“My role on the field is very different this year,” Church said. “I went from playing center-mid all of my life to forward last year to playing defense this year, so it’s the third straight year I’ll be playing a different position.
“I’d love to be playing forward, but I recognize it’s what I can do to plug the holes we lost from last year. We lost seven starters, but three of them were on the back.”
Foltz said that when he first approached Church, the senior was apprehensive about the position change but decided to go along with it for the betterment of the team.
“He questioned it a little bit and wanted clarification on why this will be positive for him and the team,” Foltz said. “He wants answers, but once he gets the answers he usually goes along with it.”
Foltz said that’s how Church treats most every situation: With a calm confidence that he can get the job done, but with a sense of purpose at the same time.
“There’s very little difference on and off the field with him,” Foltz said. “He’s visible around campus, he’s the student body president and he takes on all of the leadership roles. He’s in all of the tough classes, he’s in that minority that does everything and does everything well.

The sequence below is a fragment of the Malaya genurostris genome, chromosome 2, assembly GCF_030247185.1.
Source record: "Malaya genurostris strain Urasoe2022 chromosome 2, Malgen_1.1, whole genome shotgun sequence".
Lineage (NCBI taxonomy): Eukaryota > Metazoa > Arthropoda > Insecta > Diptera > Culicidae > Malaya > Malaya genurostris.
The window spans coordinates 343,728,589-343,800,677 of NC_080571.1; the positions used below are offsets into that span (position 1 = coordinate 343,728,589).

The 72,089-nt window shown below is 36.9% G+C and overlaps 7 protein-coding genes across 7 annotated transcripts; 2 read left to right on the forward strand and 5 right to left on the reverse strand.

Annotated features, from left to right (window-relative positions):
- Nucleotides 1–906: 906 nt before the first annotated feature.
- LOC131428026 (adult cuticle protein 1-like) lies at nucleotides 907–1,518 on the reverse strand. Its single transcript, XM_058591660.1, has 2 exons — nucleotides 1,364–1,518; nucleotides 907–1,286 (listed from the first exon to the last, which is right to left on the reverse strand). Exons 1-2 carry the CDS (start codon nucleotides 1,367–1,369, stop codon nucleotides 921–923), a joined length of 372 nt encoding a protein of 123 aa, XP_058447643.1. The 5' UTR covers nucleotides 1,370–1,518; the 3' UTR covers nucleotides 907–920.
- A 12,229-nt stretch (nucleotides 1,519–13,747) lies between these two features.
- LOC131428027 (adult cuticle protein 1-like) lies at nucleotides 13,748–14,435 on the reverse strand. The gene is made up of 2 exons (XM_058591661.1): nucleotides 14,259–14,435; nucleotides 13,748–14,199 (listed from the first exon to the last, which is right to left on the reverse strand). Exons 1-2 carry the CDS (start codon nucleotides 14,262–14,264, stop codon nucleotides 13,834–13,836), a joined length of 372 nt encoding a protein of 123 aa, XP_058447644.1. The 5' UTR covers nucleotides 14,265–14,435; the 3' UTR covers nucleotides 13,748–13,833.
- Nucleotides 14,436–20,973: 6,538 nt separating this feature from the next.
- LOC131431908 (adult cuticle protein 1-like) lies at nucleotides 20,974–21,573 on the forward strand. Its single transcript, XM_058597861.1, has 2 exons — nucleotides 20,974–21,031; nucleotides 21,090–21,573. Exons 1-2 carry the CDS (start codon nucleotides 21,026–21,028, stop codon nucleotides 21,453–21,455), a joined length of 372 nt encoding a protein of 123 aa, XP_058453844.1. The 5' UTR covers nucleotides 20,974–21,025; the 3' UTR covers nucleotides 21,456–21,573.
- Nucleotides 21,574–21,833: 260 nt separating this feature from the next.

“He’s a participator and he’s not passive. He’s quick to assume any leadership role and I don’t want to say this in any negative light, but he’s the alpha male and the top dog. He does everything he does to the best of his abilities and that’s usually pretty good.”
Church is determined to have a good final send-off to his senior season regardless of where he lines up on the field. He’s been playing for Charlotte United Football since he was on their Under-9 team and this may be his last hurrah in games that count.
He said he may try to at least play club soccer or try to walk in wherever he ends up next season, but, as expected, he has high expectations for his college destination, as well.
Church has maintained at least a 4.7 GPA for each semester since his freshman year and is a member of the National Honor Society, National Latin Honor Society, the Beta Club, is treasurer of the Latin Club, a member of the French Club, the senior class president, a volunteer at the Matthews Free Medical Clinic and has the Congressional Award Gold Medal pending approval.